High Court will hear case of UK torture and rendition victim

A High Court judge has said that a victim of UK rendition and torture can proceed with his claims against the British Government.



In a judgment handed down on 19 November, Mr Justice Leggatt found that the court would be "failing in its duty" if it did not deal with the claims of Yunus Rahmatullah, from Pakistan. Mr Rahmatullah was seized by UK forces in Iraq in 2004 and tortured before being handed over to the US and rendered to Bagram prison in Afghanistan, via the notorious Abu Ghraib prison in Iraq. He suffered a further decade of secret US detention before he was finally released in June this year.

The UK long denied any involvement in rendition, before being forced to correct the record in Parliament in 2008, when then-Defence Secretary John Hutton publically admitted that the rendition of Yunus Rahmatullah and another man, Amanatullah Ali, had taken place.

The judgment by Mr Justice Leggatt, published this morning, confirms he was unconvinced by the Government’s ‘Foreign Act of State’ argument – the theory that a British court cannot hear cases where the UK has cooperated with another state, in this case the US, in wrongdoing. Mr Leggatt wrote: “If it is necessary to adjudicate on whether acts of US personnel were lawful… in order to decide whether the defendants violated the claimant’s legal rights, then the court can and must do so.”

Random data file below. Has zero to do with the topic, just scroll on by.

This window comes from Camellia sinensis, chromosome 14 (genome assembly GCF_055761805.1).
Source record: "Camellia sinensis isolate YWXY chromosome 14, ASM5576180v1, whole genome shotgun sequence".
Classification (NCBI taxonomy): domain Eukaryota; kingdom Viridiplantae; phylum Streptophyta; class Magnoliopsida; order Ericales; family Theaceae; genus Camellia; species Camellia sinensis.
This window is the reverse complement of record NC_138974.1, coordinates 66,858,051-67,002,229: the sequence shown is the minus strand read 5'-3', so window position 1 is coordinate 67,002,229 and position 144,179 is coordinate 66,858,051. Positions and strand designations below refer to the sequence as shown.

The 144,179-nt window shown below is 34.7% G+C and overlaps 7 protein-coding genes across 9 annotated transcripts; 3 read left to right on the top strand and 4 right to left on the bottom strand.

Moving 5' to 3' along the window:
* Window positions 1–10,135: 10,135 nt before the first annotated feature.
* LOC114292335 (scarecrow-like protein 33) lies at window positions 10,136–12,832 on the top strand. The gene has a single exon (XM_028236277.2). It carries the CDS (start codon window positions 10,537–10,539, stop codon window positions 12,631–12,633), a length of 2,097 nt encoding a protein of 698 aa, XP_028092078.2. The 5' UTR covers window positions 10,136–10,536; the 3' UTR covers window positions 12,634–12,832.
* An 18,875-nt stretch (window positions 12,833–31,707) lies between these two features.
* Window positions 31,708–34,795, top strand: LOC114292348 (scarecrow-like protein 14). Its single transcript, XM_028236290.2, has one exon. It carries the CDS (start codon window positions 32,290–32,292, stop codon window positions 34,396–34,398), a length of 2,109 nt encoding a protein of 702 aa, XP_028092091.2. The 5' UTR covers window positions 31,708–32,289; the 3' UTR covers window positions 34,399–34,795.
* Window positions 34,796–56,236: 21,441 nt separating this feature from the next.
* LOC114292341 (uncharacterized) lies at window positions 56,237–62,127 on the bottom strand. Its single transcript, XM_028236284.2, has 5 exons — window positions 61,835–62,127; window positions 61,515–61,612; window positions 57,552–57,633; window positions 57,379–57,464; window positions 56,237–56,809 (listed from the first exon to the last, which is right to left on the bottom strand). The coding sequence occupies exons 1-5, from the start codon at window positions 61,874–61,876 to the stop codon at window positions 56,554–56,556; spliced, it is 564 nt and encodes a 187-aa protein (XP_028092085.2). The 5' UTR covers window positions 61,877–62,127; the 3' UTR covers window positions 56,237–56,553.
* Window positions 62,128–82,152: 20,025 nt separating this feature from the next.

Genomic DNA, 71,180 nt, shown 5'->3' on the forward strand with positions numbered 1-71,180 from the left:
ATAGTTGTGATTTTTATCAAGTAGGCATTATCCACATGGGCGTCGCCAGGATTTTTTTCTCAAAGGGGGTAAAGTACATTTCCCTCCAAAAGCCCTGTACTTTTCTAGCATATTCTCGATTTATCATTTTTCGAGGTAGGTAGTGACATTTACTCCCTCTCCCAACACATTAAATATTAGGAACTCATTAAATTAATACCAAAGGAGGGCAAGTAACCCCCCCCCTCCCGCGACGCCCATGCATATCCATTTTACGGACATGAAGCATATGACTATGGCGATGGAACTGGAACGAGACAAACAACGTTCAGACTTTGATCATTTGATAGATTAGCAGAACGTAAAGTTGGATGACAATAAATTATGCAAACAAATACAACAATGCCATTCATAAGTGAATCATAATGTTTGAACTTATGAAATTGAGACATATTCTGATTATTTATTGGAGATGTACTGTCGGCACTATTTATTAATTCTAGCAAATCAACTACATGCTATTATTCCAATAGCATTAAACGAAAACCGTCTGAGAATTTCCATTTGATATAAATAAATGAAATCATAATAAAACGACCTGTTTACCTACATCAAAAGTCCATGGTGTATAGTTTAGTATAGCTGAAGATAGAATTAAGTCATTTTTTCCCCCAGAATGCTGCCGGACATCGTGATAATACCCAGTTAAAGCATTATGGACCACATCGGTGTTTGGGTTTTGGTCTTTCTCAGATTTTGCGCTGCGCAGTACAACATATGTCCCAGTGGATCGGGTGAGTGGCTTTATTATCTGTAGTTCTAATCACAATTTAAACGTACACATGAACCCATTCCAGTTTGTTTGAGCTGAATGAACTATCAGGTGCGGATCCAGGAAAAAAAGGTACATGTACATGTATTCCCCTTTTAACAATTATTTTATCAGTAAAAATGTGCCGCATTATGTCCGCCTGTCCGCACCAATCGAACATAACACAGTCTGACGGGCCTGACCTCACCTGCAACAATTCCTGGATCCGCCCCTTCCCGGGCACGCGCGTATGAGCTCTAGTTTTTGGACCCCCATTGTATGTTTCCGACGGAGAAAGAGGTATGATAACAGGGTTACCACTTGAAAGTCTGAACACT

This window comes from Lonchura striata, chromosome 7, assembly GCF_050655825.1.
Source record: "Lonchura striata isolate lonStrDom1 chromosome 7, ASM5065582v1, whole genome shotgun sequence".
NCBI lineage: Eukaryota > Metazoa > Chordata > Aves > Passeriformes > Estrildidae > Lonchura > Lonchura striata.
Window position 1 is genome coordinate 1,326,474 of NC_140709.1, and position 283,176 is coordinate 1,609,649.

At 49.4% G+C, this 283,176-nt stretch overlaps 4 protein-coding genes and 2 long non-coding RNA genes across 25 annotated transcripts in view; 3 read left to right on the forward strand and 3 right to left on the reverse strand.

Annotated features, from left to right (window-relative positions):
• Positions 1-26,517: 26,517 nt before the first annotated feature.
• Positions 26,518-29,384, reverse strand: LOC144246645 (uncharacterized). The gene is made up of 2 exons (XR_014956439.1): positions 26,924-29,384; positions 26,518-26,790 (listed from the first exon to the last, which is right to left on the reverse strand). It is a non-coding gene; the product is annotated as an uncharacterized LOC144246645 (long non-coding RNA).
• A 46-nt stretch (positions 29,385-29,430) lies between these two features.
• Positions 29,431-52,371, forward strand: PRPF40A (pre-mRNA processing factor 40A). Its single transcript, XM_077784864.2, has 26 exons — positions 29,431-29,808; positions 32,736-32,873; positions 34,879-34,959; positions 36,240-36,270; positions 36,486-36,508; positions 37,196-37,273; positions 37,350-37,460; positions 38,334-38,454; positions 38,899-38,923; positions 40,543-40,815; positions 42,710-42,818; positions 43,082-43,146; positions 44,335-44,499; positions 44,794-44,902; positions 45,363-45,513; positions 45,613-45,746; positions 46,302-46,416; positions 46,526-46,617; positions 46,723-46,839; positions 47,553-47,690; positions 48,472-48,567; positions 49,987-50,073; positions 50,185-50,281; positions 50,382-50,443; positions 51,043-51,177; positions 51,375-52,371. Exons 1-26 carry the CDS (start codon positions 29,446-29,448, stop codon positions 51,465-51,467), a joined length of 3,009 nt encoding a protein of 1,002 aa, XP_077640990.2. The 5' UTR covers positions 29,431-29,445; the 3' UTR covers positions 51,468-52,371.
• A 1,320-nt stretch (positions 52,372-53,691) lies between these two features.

Today’s judgment follows a recent Court of Appeal ruling that a separate renditions case – Abdul-Hakim Belhaj and anor v Jack Straw and ors – should be heard, despite similar claims by the British Government that doing so would damage US-UK relations.

Kat Craig, legal director at the charity Reprieve, which is assisting Mr Rahmatullah, said: “Yunus Rahmatullah suffered some of the most shocking abuses of the ‘war on terror’ – now we know the Government’s attempt to avoid accountability for his ordeal is without merit. The fact is that victims of British rendition and torture, like Yunus, deserve their day in court – the Government must accept this, and be prepared to answer for its past actions.”

Sapna Malik, Partner at Leigh Day said: “The High Court has rightly stated that it would be failing in its duty if it refused to adjudicate upon the allegations made in these claims just because it may be required to make findings about the conduct of US personnel. It is now high time for the British government to abandon its attempts to evade judicial scrutiny of its conduct in operations involving the US in Iraq and Afghanistan, so that justice may finally be served for what has passed and lessons learned for the future.”